The droid was rigged to explode, but they realized on set that filling its head with explosives meant there was no space for the mechanisms that made it move. Since the Screen Actors Guild might have balked at putting little people or child actors in there with the explosives, they ended up simply pulling R5-D4's backup droid on a rope. They had similar problems when they came back to Tatooine in Return Of The Jedi and R2-D2 would go wherever he wanted, no doubt rebelling against director Richard Marquand because he wasn't his real dad.
That Time Harrison Ford Got Shitfaced On A Snowplow Train
Because alien planets apparently only ever have one type of weather, The Empire Strikes Back features scenes set on the ice planet, Hoth. At one point during production, they needed Harrison Ford to hurry to Norway and shoot some of those scenes, because there was an actual blizzard there and that's always cheaper than paying for a fake one. Unfortunately, the trains were blocked due to no fewer than three avalanches. Ford managed to take a train to a ski resort, and then somehow he found two taxis to take him even closer, but he was only able to get as close as 23 miles away -- well outside the scope of even the most advanced film camera of the time.
So they decided to send a snowplow train (yes, it's exactly what it sounds like) to him, but the only way they could convince the snowplow train guy to go was if they sent a producer and (more importantly) a bottle of vodka to wait for him.
Finally, at about midnight, the snowplow train rolled in, and Ford, the driver, and the producer all rolled off "completely drunk," having finished off the giant bottle of vodka. The next morning, Ford was going to be forced to shoot scenes with no preparation while wearing a costume which had been made for stage conditions in blizzard conditions. No wonder he's not particularly nostalgic about these films.
George Lucas Was A Hilariously Vague Director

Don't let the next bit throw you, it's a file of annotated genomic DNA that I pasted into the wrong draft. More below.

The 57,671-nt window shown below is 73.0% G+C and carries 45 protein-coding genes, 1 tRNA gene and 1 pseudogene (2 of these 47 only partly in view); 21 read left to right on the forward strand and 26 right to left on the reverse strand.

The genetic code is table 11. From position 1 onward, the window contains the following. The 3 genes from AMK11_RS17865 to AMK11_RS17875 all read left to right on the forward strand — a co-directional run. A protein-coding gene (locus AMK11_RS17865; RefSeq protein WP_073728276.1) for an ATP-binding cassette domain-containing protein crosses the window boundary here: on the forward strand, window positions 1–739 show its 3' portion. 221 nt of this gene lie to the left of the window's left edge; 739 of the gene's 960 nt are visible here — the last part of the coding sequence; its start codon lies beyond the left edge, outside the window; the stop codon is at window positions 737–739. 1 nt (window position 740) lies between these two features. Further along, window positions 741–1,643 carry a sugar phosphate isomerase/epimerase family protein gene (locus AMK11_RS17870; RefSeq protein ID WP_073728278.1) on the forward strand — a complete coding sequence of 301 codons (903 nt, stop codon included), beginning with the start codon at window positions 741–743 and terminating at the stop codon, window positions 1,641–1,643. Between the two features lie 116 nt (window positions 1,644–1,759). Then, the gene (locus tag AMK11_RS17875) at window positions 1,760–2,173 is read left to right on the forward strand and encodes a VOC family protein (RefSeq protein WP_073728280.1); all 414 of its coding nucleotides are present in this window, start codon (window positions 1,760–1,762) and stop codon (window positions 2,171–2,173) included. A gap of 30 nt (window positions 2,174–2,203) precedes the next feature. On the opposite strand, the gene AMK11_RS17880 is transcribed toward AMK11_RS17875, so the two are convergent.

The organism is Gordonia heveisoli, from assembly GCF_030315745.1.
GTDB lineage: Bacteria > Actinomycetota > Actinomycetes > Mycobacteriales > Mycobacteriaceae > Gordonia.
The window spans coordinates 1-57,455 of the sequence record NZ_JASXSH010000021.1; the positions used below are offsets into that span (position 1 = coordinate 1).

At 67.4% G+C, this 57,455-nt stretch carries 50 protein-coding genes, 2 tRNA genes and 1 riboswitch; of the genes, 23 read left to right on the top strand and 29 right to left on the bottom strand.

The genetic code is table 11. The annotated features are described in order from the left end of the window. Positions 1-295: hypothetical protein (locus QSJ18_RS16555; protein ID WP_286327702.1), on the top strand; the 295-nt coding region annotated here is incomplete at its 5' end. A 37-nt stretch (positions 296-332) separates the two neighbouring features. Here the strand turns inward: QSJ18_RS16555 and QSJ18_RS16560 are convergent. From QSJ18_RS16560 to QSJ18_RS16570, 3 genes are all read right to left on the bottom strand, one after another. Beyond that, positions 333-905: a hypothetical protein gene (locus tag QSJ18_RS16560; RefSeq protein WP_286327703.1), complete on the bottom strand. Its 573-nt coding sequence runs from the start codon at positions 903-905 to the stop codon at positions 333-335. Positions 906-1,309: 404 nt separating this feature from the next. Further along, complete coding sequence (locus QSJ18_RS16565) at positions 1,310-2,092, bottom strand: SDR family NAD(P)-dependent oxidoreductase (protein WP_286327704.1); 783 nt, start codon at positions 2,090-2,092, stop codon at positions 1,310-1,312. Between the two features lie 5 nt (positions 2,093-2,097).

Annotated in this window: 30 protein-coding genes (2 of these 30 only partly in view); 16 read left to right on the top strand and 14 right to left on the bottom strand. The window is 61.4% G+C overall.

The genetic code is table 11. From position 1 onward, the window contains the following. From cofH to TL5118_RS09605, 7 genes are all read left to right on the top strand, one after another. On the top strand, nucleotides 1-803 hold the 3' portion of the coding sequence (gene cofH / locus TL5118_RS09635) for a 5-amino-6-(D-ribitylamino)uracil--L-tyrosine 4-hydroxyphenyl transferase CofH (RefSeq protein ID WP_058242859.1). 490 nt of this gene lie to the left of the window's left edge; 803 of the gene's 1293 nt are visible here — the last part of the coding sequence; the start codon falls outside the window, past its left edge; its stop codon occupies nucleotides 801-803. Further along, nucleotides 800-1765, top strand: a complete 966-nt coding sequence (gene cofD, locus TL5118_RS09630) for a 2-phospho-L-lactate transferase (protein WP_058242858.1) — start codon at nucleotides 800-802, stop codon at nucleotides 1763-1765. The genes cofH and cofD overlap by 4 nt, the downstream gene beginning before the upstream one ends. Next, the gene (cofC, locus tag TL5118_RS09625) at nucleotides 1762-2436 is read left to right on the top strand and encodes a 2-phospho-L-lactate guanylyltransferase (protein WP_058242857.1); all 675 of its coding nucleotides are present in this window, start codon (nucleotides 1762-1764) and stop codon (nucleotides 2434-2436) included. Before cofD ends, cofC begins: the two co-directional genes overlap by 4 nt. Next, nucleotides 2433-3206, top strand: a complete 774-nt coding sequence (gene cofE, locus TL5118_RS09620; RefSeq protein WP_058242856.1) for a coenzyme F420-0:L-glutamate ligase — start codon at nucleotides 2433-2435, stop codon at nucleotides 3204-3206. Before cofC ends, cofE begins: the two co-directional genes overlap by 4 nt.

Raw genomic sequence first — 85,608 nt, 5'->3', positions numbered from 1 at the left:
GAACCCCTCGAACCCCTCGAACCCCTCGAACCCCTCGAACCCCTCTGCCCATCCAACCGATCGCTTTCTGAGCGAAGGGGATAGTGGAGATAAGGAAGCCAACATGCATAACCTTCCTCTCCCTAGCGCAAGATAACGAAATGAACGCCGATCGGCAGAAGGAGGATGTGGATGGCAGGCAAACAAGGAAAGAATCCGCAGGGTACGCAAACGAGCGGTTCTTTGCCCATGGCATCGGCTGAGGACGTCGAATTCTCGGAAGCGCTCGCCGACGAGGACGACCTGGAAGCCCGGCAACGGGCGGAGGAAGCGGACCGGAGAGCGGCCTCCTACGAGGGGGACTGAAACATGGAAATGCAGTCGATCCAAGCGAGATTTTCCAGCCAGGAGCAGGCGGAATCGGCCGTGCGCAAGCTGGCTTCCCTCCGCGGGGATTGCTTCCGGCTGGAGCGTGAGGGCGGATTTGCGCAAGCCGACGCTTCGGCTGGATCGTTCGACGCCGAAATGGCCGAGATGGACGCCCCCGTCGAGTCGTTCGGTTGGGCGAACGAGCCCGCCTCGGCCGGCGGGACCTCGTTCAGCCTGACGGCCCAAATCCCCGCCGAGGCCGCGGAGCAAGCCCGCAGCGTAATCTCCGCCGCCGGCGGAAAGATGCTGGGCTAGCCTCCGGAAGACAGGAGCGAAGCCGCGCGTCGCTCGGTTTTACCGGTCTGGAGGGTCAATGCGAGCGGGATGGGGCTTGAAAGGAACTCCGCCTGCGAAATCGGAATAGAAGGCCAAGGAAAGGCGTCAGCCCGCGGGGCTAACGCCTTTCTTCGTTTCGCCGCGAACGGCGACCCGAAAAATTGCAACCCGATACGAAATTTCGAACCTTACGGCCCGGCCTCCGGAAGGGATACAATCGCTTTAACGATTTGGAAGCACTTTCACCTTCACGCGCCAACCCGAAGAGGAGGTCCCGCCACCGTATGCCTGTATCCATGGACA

George Lucas may have made a bunch of universally beloved movies, but he's not exactly known for being a warm, open guy. And that's coming from his friends. Lucas isn't really, it seems, what you'd call an "actor's director" in the traditional sense -- as in, he wouldn't direct them for shit. Mark Hamill talks about how Lucas would refuse to discuss character motivations with him, instead postponing the discussion until it was too late. One time, Lucas' direction was simply the phrase "Uh ... let's do it again, only this time ... do it better." By his own admission, his directions basically consist of "action," "cut," "faster," and "more intense," which aren't particularly helpful unless you're a car.
Lucasfilm"Can you do the same thing, but also more different?"
Lucas was otherwise pretty quiet. Fisher claimed that he once lost his voice and they didn't realize it for a few days. Here's Ben Burtt saying that he received absolutely no feedback about his iconic lightsaber sound, only later realizing that this meant he'd done a good job. Or we hope so, at least, because it's been 40 years and it's a little late to redub it.
But it's not as if Lucas were cool as a space cucumber while stressing out all of his subordinates. He himself was incredibly frazzled, because he was running an over-budget project which hardly anyone believed in or gave a crap about. It didn't help that a year into production, ILM had barely completed any usable special effects footage -- kind of important for a sci-fi movie. The resulting stress led to a hospital trip for Lucas, where he was diagnosed with hypertension and exhaustion, leading him to swear off directing -- at least, until Jar Jar Binks set his imagination on fire in the '90s.
The stress wasn't even confined to the first Star Wars. The Shining nearly derailed The Empire Strikes Back when the classic horror flick's sets burned down and Kubrick used it as an excuse to "rethink" his movie, hogging sets which Lucasfilm needed for production. Here he is finding Lucas' tears delicious:
LucasfilmThis explains that scene with an Ewok blowing an Overlook Hotel guest.
Are you a fancy Hollywood agent? Nimby Smith can be reached at Nimby (dot) Writer (at) Gmail (dot) Com.
Why not double down on the nostalgia and play Bop It! on R2D2?
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